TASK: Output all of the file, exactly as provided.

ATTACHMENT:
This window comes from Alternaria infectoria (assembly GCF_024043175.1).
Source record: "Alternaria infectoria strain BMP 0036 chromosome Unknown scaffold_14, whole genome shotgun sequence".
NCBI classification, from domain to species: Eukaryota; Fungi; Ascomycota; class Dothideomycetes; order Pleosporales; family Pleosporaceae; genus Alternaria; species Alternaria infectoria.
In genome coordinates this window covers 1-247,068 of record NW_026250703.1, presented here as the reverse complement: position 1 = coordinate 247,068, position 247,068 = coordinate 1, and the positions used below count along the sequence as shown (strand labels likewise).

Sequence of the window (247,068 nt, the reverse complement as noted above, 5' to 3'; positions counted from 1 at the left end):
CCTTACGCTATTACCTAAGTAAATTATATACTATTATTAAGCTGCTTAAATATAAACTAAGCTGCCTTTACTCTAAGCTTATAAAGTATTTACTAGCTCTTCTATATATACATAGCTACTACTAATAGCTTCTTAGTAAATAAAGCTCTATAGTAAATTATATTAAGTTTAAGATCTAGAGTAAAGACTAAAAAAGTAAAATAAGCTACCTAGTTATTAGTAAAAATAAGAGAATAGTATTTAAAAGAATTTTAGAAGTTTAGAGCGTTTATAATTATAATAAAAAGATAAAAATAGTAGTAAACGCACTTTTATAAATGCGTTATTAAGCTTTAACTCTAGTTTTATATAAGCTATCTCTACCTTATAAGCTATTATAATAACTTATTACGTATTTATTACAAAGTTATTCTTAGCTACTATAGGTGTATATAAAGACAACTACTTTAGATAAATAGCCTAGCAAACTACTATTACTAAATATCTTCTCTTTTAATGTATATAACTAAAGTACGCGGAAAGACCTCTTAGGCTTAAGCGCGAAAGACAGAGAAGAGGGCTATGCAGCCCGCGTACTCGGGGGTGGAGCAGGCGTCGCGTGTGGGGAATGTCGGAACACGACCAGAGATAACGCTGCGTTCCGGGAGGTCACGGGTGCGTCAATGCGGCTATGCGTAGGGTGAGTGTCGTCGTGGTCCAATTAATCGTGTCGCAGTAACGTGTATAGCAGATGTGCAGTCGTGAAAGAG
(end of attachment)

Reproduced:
This window comes from Alternaria infectoria (assembly GCF_024043175.1).
Source record: "Alternaria infectoria strain BMP 0036 chromosome Unknown scaffold_14, whole genome shotgun sequence".
NCBI classification, from domain to species: Eukaryota; Fungi; Ascomycota; class Dothideomycetes; order Pleosporales; family Pleosporaceae; genus Alternaria; species Alternaria infectoria.
In genome coordinates this window covers 1-247,068 of record NW_026250703.1, presented here as the reverse complement: position 1 = coordinate 247,068, position 247,068 = coordinate 1, and the positions used below count along the sequence as shown (strand labels likewise).

Sequence of the window (247,068 nt, the reverse complement as noted above, 5' to 3'; positions counted from 1 at the left end):
CCTTACGCTATTACCTAAGTAAATTATATACTATTATTAAGCTGCTTAAATATAAACTAAGCTGCCTTTACTCTAAGCTTATAAAGTATTTACTAGCTCTTCTATATATACATAGCTACTACTAATAGCTTCTTAGTAAATAAAGCTCTATAGTAAATTATATTAAGTTTAAGATCTAGAGTAAAGACTAAAAAAGTAAAATAAGCTACCTAGTTATTAGTAAAAATAAGAGAATAGTATTTAAAAGAATTTTAGAAGTTTAGAGCGTTTATAATTATAATAAAAAGATAAAAATAGTAGTAAACGCACTTTTATAAATGCGTTATTAAGCTTTAACTCTAGTTTTATATAAGCTATCTCTACCTTATAAGCTATTATAATAACTTATTACGTATTTATTACAAAGTTATTCTTAGCTACTATAGGTGTATATAAAGACAACTACTTTAGATAAATAGCCTAGCAAACTACTATTACTAAATATCTTCTCTTTTAATGTATATAACTAAAGTACGCGGAAAGACCTCTTAGGCTTAAGCGCGAAAGACAGAGAAGAGGGCTATGCAGCCCGCGTACTCGGGGGTGGAGCAGGCGTCGCGTGTGGGGAATGTCGGAACACGACCAGAGATAACGCTGCGTTCCGGGAGGTCACGGGTGCGTCAATGCGGCTATGCGTAGGGTGAGTGTCGTCGTGGTCCAATTAATCGTGTCGCAGTAACGTGTATAGCAGATGTGCAGTCGTGAAAGAG